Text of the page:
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Picture perfect

Patachitra paintings remain impervious to modern influences and the painters proudly stick to tradition



An intricate patachitra takes as long as a month to be completed. — Photo: K. Gopinathan

WHEN AN art form is a thousand years old, it deserves a closer look. The untrained eye can miss the fine details in a patachitra. But look again and you will be drawn by the mystique of this ancient and traditional art form.

The word patachitra is derived from the Sanskrit pata, which means a painted piece of cloth, a tablet or a plate, while chitra translates into painting or picture.

Two brothers, Durgaprasad and Hariprasad Mishra brought their patachitras to the city at the Orissa Crafts Fair in Malleswaram. This devotional art form is a folk style mostly dedicated to the worship of Jagannatha, his sister Subhadra, and brother Balabhadra. Durgaprasad, a post-graduate in history, and Hariprasad, a qualified Sanskrit teacher, hail from Puri where most of the chitrakars are based. "The art form is an integral part of our culture. The paintings adorn the chariot in the Jagannath Temple as well as the temple walls. We usually portray scenes from epics like the Ramayana or the life of Lord Krishna." The Dasavathara, depicting the 10 incarnations of Vishnu is also a popular theme. Some paintings are truly exquisite with lines from Jaideva's Geeta Govinda etched on them.

Along with appreciating their beauty, one must value the work that goes into the paintings too. The process of preparing the pata is arduous, usually taking at least five days. It involves the preparation of a tamarind seed paste, which is mixed with water in an earthen pot and subjected to further treatment. It is known as the niryas kalpa. The chitrakar then selects two pieces of cloth of equal size and sticks them together with this paste. Clay powder is then added to the mixture and two or three coatings of this mixture are applied on to the prepared canvas on both the surfaces. When the canvas is dry, it is polished, a process that takes several hours.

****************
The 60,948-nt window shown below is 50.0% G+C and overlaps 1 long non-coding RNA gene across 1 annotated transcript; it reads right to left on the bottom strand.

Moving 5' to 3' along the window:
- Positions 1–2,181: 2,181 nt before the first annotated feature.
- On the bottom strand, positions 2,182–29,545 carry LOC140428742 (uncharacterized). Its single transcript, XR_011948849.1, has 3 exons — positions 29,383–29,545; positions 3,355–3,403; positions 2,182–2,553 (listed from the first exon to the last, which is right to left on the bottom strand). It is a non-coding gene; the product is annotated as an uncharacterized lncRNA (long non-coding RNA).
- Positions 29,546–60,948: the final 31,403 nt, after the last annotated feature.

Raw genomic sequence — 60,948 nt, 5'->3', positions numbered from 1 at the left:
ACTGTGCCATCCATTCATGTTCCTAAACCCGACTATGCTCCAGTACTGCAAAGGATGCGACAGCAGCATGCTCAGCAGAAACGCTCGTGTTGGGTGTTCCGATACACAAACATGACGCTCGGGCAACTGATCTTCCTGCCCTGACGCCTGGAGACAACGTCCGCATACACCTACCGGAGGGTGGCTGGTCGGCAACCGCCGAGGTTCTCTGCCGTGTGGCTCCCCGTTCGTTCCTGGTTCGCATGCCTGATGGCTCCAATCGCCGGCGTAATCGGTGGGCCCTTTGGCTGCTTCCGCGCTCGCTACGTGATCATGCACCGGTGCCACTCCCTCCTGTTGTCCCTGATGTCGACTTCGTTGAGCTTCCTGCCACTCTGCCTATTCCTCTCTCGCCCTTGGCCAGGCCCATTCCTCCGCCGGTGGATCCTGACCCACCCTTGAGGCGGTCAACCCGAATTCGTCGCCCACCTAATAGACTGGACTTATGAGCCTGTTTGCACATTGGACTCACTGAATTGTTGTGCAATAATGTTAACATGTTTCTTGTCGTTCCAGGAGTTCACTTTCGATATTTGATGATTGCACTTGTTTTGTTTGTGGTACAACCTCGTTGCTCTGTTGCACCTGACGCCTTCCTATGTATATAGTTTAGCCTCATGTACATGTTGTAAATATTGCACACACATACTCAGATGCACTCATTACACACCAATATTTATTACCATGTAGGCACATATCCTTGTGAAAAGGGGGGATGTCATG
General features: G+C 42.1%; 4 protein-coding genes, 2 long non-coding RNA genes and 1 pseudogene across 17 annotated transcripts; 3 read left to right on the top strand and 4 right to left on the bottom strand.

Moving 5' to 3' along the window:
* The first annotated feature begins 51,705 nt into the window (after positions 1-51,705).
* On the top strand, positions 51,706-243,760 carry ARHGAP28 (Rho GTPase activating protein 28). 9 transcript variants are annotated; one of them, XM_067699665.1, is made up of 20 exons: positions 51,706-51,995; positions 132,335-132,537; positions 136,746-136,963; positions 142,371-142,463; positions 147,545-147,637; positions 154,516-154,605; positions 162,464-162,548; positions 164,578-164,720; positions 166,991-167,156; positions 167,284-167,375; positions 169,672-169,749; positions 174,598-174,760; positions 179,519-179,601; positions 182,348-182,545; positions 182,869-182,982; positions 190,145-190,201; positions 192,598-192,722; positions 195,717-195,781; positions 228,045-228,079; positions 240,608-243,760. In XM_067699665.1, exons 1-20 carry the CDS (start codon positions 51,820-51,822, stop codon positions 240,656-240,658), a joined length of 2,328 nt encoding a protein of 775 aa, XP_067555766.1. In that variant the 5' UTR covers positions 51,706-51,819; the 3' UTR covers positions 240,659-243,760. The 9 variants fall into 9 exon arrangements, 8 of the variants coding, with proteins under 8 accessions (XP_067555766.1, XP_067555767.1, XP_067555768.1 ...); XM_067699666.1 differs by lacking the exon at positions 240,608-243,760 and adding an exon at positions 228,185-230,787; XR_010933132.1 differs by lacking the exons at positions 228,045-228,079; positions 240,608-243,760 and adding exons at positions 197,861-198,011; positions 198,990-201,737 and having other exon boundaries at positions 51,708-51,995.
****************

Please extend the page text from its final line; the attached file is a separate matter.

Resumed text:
The chitrakars mainly use colours and tools made of natural ingredients. Conch shells are used to acquire shades of white. Lamp soot and the gum of the bilva fruit are used to obtain the colour black. Hingulal, a red stone, and a yellow stone called hartala, are pounded to extract the respective colours. Leaves are boiled with the gum of the kaitha fruit to obtain green. Blue and indigo are prepared from a soft stone called rajabarta. Dried coconut shell doubles as the palette while the brushes are made of keya root.

A lot of work goes into the final touches of a patachitra, especially outlining of faces and jewellery in minute detail. The painting is finally coated with a protective film of varnish.

The average painting is completed in a week. But there are intricate ones that take as long as a month. "We get our inspiration from our environs. Orissa is steeped in tradition and ancient temples are abound in our state," says Durgaprasad with pride.

The paintings are very popular with connoisseurs and, of course, with tourists, especially Westerners.

The brothers point out that time and technology have not wrought any change in their work. "It is our tradition and the process will remain the same, no matter what," asserts Hariprasad.

HARIPRIYA SRINIVASAN

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